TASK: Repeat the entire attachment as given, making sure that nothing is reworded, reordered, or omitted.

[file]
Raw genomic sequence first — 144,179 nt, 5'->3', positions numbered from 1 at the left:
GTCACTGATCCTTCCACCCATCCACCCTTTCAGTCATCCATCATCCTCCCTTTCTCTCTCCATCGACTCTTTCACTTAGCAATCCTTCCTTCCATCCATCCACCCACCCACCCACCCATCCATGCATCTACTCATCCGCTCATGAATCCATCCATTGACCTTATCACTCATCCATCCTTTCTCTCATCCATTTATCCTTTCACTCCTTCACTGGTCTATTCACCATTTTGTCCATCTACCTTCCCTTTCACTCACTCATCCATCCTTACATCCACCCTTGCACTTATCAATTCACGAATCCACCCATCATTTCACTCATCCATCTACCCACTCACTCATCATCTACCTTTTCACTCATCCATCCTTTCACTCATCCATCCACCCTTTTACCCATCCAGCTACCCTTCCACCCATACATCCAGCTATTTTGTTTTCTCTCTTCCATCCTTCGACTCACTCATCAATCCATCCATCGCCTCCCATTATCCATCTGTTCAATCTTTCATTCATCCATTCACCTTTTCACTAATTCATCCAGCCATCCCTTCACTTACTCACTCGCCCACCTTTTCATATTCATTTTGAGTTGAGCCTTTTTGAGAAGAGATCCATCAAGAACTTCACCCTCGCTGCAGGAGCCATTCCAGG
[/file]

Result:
Raw genomic sequence first — 144,179 nt, 5'->3', positions numbered from 1 at the left:
GTCACTGATCCTTCCACCCATCCACCCTTTCAGTCATCCATCATCCTCCCTTTCTCTCTCCATCGACTCTTTCACTTAGCAATCCTTCCTTCCATCCATCCACCCACCCACCCACCCATCCATGCATCTACTCATCCGCTCATGAATCCATCCATTGACCTTATCACTCATCCATCCTTTCTCTCATCCATTTATCCTTTCACTCCTTCACTGGTCTATTCACCATTTTGTCCATCTACCTTCCCTTTCACTCACTCATCCATCCTTACATCCACCCTTGCACTTATCAATTCACGAATCCACCCATCATTTCACTCATCCATCTACCCACTCACTCATCATCTACCTTTTCACTCATCCATCCTTTCACTCATCCATCCACCCTTTTACCCATCCAGCTACCCTTCCACCCATACATCCAGCTATTTTGTTTTCTCTCTTCCATCCTTCGACTCACTCATCAATCCATCCATCGCCTCCCATTATCCATCTGTTCAATCTTTCATTCATCCATTCACCTTTTCACTAATTCATCCAGCCATCCCTTCACTTACTCACTCGCCCACCTTTTCATATTCATTTTGAGTTGAGCCTTTTTGAGAAGAGATCCATCAAGAACTTCACCCTCGCTGCAGGAGCCATTCCAGG